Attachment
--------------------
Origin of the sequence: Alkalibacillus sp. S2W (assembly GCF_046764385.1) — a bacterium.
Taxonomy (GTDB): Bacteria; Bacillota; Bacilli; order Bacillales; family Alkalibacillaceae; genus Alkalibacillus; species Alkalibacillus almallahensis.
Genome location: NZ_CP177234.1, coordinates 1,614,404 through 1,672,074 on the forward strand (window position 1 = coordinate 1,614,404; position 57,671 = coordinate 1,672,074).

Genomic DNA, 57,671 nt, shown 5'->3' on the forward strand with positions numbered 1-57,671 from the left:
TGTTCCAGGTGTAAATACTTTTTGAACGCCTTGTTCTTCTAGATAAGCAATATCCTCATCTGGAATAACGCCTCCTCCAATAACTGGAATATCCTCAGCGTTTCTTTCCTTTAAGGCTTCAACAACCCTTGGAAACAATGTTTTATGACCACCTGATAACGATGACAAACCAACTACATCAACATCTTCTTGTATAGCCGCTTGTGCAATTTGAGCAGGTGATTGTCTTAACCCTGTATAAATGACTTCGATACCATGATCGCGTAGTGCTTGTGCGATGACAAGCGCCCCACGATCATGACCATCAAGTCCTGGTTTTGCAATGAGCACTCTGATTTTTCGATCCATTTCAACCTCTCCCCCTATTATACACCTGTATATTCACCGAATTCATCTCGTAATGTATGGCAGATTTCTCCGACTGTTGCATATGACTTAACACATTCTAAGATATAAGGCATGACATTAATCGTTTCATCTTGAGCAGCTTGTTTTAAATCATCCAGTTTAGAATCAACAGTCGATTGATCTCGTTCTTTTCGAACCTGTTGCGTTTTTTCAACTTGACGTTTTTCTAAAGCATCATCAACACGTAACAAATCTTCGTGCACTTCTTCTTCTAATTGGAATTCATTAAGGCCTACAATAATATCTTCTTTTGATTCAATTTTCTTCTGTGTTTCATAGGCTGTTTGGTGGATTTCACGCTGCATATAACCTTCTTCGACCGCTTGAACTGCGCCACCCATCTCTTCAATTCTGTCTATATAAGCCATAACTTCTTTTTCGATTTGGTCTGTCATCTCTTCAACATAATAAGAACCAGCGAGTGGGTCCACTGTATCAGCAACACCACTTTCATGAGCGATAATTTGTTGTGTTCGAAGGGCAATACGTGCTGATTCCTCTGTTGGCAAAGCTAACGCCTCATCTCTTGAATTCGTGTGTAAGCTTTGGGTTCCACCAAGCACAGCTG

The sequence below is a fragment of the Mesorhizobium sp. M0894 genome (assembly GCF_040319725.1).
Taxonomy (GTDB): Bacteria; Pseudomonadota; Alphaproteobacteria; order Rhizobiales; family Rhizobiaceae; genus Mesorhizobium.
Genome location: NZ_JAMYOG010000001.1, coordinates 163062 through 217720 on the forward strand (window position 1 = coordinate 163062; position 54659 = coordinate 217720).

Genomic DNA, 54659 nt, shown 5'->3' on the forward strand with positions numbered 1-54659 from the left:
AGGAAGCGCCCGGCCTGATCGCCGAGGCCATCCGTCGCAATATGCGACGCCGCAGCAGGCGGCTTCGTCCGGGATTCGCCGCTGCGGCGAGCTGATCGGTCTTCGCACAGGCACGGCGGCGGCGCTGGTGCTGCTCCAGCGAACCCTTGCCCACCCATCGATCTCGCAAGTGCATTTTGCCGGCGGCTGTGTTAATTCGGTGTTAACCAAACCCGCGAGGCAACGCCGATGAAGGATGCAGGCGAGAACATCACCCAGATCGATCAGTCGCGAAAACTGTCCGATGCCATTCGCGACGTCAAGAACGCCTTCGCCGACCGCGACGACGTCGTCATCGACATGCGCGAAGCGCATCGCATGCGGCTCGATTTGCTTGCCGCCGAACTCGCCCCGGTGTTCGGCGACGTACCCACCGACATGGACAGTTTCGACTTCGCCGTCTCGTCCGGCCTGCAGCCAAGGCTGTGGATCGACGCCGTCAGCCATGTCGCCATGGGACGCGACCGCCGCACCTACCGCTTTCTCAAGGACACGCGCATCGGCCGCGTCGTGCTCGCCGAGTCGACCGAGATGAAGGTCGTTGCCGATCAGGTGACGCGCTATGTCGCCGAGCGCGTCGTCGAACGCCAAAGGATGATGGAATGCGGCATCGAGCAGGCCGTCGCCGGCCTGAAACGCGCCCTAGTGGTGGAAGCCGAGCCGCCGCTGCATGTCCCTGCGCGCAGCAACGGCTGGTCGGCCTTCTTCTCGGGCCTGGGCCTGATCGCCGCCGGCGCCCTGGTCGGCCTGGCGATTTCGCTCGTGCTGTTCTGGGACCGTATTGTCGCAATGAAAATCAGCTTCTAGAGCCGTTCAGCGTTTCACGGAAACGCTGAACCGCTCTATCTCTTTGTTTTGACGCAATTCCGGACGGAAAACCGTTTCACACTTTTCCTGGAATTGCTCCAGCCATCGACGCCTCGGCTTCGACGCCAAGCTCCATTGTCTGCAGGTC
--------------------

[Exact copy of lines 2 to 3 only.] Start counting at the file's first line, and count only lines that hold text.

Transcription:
Taxonomy (GTDB): Bacteria; Bacillota; Bacilli; order Bacillales; family Alkalibacillaceae; genus Alkalibacillus; species Alkalibacillus almallahensis.
Genome location: NZ_CP177234.1, coordinates 1,614,404 through 1,672,074 on the forward strand (window position 1 = coordinate 1,614,404; position 57,671 = coordinate 1,672,074).